NBC News reporter Tim Russert said that he did not tell vice presidential aide I. Lewis "Scooter" Libby that a prominent war critic's wife worked at the CIA, as Libby has claimed.

Russert, who spoke Monday in Tulsa and Oklahoma City at functions sponsored by Oklahoma State University's Spears School of Business, said he expects to be called to testify in Libby's federal perjury and obstruction trial in Washington.

Libby's indictment grew out of conversations he had with Russert, Time magazine reporter Matthew Cooper and former New York Times reporter Judith Miller in June and July 2003. Libby claimed any information he had about CIA operative Valerie Plame came from Russert and other reporters.

"I was not and never have been the recipient of the leak," Russert said. "Everyone acknowledges that. The question is, when Libby called me, what did he say? He called in protest to something he had seen on MSNBC 'Hardball,' and that was the extent of it."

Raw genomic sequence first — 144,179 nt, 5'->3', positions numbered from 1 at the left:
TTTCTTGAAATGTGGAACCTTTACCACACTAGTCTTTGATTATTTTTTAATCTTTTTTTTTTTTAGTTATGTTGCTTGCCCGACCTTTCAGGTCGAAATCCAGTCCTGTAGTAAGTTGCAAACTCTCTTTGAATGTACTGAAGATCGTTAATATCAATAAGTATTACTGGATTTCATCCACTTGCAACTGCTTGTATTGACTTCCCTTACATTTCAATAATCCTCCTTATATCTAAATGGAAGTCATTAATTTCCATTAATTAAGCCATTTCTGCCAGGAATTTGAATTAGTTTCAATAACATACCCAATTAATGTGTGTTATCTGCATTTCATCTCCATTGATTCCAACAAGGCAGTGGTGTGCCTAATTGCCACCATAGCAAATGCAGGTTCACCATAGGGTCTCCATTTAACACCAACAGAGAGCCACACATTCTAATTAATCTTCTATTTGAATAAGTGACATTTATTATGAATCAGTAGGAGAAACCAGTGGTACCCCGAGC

"He didn't call me as a confidential source, as such," he said. "He was calling me as a viewer to complain."

Russert said that if he had known of Plame's connection to former U.S. Ambassador Joseph Wilson, a Bush war critic and Plame's husband, or that she worked for the CIA, "believe me, NBC would have been up front on the story and not reading about it in Robert Novak's column."

Novak, a conservative columnist, named Plame in a column on July 14, 2003. Eight days earlier, Wilson's opinion piece had appeared in the New York Times. Russert said that he didn't know the name of Wilson's wife or that she worked for the CIA until he read Novak's column, which was after Libby's complaint call.